A 2020 Capgemini survey of 750 senior executives in Consumer Products and Retail (CPR) organizations found that 77% think that sustainable initiatives drive customer loyalty while 63% say that such initiatives boost revenue.
In that same report, a survey of 7,500 consumers around the world found that 79% are changing their purchasing habits based on perceived social or environmental impact.
What’s Driving This Shift
One reason why shoppers, retailers, and CPG brands have been focused on becoming more eco-friendly is because people are becoming more aware of climate change and how their individual decisions impact the environment.
Understanding community perception of climate change is imperative for future success in just about any industry.
- Is the local population concerned and ready to take action, or should educational programs be implemented first?
- Are people actively in danger of natural disasters caused by climate change and in need of assistance, or are they yet to be impacted by the repercussions of a warming planet?
- How can my brand help contribute to prevention and/or relief efforts in order to better local communities while simultaneously driving revenue?
Using the Premise Global Index, we can track global sentiment about climate change and other environmental issues in real-time, observing long-term trends and sudden shifts in opinion. Utilizing tools such as our retail audits, mystery shopping, and site mapping, our contributor network can tell you how your environmental initiatives stack up against the competition and identify areas of improvement, providing geotargeted site photos to augment traditional survey data.
Looking at an issue as complex as climate change, it’s not surprising that its impacts in specific regions would differ and people’s perceptions of those impacts would vary accordingly. However, on a country-by-country basis, we find that many of our contributors are concerned about similar things.
Across all countries studied, people were most concerned about the effects of climate change on floods and severe rain, droughts, and seasonal timings.
A staggering 89% of residents of the 70 countries with statistically significant sample sizes had floods and severe rain as their biggest worry. These spanned coastal countries and inland areas alike, including several countries which aren’t known for dealing with these issues on a yearly basis.
Identifying, understanding, and monitoring these areas of concern enables organizations to better plan for environmental impacts while better targeting their brand messaging in those markets.
Protecting the Future
The Premise Global Index shows older generations agree more strongly with the idea that it is important to protect the environment for future generations. However as age declines we see a corresponding decrease in the importance of this cause.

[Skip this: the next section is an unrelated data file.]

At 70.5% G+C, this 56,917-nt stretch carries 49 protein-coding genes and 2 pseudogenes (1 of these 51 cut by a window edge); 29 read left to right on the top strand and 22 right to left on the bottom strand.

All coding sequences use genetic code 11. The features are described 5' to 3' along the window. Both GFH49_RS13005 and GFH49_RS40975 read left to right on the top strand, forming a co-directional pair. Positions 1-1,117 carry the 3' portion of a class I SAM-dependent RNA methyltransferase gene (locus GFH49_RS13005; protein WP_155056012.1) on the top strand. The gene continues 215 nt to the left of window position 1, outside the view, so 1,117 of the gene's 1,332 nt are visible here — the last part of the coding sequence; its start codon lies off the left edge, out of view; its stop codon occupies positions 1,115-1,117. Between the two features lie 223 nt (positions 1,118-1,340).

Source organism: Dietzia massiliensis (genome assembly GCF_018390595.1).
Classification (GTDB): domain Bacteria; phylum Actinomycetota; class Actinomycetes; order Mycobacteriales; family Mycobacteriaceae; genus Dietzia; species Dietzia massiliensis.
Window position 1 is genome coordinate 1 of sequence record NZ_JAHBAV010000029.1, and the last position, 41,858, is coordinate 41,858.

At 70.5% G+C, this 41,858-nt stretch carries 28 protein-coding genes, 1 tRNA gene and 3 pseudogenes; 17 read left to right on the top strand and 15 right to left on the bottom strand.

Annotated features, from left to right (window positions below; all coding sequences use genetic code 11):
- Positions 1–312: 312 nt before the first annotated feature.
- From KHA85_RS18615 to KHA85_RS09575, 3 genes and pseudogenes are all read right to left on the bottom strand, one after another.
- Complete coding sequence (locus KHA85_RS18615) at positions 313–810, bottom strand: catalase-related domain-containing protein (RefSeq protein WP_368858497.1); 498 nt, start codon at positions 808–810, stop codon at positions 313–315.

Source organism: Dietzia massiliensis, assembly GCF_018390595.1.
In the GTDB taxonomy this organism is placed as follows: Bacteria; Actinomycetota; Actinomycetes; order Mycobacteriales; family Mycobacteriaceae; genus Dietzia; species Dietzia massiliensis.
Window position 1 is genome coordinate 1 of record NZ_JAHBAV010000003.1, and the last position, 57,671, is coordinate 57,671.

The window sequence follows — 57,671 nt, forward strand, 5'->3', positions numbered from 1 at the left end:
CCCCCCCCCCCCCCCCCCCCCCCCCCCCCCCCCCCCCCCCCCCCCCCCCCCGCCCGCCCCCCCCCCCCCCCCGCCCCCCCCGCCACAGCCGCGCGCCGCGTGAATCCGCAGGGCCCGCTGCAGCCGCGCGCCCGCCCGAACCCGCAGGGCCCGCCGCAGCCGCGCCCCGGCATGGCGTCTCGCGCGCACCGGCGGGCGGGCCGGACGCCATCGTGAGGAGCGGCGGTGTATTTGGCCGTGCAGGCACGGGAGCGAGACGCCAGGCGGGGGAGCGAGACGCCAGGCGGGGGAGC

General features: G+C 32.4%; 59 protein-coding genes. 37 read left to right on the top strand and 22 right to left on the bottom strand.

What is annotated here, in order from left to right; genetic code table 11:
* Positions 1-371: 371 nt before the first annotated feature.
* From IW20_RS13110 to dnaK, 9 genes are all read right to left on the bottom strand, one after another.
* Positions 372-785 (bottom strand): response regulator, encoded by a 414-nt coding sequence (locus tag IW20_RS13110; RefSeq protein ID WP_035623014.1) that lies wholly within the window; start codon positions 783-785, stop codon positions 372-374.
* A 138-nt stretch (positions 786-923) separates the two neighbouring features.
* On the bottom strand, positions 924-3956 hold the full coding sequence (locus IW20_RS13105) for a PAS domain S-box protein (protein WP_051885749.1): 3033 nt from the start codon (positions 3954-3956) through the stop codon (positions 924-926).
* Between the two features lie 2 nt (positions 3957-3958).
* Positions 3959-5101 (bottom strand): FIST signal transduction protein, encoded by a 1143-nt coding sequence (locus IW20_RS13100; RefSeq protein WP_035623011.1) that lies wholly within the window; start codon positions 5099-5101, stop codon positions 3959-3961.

Premise data shows that slightly fewer younger people agreed that climate change was a threat to the world than their older counterparts. 77% of adults over 45 agree that climate change is a threat to the world compared to 68% of those under 25.
As Premise collected survey data on consumer habits within our Global Index, our next step is to inquire about environmentally friendly purchases and the role of sustainability in the consumer experience. Given our adaptable platform, the ability to investigate deeper lines of questioning such as this provides immense benefits for businesses, CPG brands, and government entities alike.
At the end of the day, who should be responsible for fighting climate change? Should it be the wealthiest countries? Should responsibility be shared equally across all countries? Or is it up to each country individually to address their own concerns?
Interestingly, perception of who should bear this burden varies across income levels.
- 17% of low income individuals feel it is up to the wealthiest countries, while twelve percent of medium and high income users feel this way.
- However, a majority of all income levels — 54% of low income, 58% of medium income, and 60% of high income users — still feel that the responsibility should be shared evenly among all countries.
Policy makers and relief agencies alike will benefit from understanding just what makes these populations concerned about having to migrate. Is this due to poor air quality, rising sea levels, or natural disasters like hurricanes? Have these groups had particular experiences that led to these concerns in the first place?
Using the Global Index as a starting point, businesses and government agencies can push more targeted and detailed surveys to get a greater understanding of the story behind these statistics.
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